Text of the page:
Metro Vancouver Resale Market Cools from Red

MLS® sales in Metro Vancouver will come down off the near-record high reached in 2007, but stay well above the ten-year average of 31,000. Strong homebuyer demand, fuelled by job growth and a steady flow of people moving to the region will keep sales brisk. However, waning consumer confidence and high mortgage carrying costs will constrain home sales. MLS® sales will dip eight per cent to 36,000 units in 2008, and a further three per cent in 2009 as mortgage rates start to creep up.

The main factors tempering homebuyer demand will be high home prices and softening consumer sentiment. With the average resale home price in Metro

Vancouver at more than $600,000 and still rising, some potential buyers will opt to delay their purchase. Some low equity and first time home buyers could find it difficult to negotiate a mortgage with achievable monthly carrying costs, in spite of low mortgage rates. First time homebuyers are an important source of homeownership demand, particularly for apartment condominium units, making up more than one-third of people who bought a home in Metro Vancouver over the past year. The housing market collapse in some parts of the US has added uncertainty in consumers’ minds. This unease, combined with slowing economic growth in Central Canada and layoffs in the BC forest industry have contributed to lower levels of consumer confidence. Combined with mortgage rates above year-ago levels, these factors led to a decline in home sales in the first quarter of 2008 and will keep sales flat in the near term.

The supply of resale homes on the market will grow as homeowners look to capitalize on the home equity build-up resulting from four straight years of double-digit home price increases. The decision to sell may take on added urgency in light of the housing market downturn in the US. In the first quarter of 2008, the average number of active MLS® listings for sale in Metro Vancouver increased nine per cent compared to the same period last year, with the supply of apartment condominiums for sale increasing more than other home types. At the end of the first quarter there was a five month supply of homes on the market, up from four months one year ago. This level of supply is still shy of the seven to eight months supply that has characterized balanced market conditions historically in Metro Vancouver. Look for this trend of increasing listings to continue through the remainder of this year and into next.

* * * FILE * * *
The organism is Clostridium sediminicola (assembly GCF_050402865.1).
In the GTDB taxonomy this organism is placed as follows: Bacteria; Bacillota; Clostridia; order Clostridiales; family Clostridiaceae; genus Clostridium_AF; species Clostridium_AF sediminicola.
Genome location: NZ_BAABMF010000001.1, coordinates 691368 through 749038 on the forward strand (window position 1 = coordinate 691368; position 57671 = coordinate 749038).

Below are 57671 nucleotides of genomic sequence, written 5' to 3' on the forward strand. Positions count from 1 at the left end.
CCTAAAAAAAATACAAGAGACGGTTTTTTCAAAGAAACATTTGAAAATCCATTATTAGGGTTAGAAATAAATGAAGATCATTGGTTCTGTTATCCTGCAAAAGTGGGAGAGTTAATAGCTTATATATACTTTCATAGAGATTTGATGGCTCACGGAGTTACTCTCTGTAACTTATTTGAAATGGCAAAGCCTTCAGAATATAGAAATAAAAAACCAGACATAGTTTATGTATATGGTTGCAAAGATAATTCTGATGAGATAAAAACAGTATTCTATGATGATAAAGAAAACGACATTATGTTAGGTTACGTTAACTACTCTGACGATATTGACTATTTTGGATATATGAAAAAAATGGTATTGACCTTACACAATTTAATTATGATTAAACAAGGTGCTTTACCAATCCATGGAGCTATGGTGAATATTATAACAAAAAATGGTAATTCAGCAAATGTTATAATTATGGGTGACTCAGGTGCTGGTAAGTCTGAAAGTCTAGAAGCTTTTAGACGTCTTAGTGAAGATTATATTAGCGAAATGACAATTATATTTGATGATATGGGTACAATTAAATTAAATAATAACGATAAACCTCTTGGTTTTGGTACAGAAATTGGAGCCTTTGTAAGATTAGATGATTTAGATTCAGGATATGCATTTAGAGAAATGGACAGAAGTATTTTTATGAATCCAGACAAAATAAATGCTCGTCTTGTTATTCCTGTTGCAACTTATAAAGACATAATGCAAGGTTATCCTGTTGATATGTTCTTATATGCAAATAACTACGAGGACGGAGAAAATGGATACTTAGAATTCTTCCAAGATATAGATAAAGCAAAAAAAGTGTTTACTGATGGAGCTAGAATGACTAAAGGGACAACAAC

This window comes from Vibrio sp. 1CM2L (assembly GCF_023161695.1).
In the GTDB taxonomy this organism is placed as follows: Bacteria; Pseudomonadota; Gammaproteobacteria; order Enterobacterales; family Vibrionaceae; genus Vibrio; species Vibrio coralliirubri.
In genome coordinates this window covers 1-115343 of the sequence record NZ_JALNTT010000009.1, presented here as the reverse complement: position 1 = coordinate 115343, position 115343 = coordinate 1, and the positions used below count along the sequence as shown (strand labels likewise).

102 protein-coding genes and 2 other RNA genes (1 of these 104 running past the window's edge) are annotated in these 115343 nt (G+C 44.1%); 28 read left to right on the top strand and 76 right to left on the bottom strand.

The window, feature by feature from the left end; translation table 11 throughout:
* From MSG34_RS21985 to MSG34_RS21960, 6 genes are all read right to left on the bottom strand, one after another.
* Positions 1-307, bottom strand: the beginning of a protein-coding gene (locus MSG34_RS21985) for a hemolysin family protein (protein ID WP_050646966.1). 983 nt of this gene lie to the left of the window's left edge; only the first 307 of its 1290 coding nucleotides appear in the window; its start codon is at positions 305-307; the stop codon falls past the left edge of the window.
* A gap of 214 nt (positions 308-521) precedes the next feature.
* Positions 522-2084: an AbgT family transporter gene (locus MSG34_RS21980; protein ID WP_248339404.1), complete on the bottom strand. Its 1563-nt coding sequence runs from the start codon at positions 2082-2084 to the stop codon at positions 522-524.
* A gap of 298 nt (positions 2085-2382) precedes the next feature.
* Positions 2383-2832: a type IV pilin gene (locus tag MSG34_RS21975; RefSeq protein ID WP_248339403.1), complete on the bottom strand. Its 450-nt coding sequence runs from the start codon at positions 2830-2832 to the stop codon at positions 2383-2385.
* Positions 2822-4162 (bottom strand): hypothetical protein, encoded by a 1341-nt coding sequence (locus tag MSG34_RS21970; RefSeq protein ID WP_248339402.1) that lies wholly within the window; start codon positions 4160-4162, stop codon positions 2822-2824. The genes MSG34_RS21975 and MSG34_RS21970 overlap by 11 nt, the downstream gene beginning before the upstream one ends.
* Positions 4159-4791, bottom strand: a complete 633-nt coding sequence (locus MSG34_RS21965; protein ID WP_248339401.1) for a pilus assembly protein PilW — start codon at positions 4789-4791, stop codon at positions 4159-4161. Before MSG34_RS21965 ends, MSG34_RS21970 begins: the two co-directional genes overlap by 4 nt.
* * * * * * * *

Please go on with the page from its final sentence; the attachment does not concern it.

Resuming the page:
The combination of moderating sales and more homes on the market will bring demand and supply conditions closer to balance and slow home price growth. Moderating sales and more homes on the market will mean fewer multiple-offers per property and more choice for homebuyers. Homes will take longer to sell as the market cools from the red hot pace of the past few years, and reflect a more normal pace. Home price growth will slow into the single digit range this year, with eight per cent appreciation in values forecast, and a further five per cent growth expected in 2009.

This is an article from CMHC's Housing Market Outlook - Vancouver and Abbotsford CMAs Second Quarter 2008. To read this report in its entirety, go to


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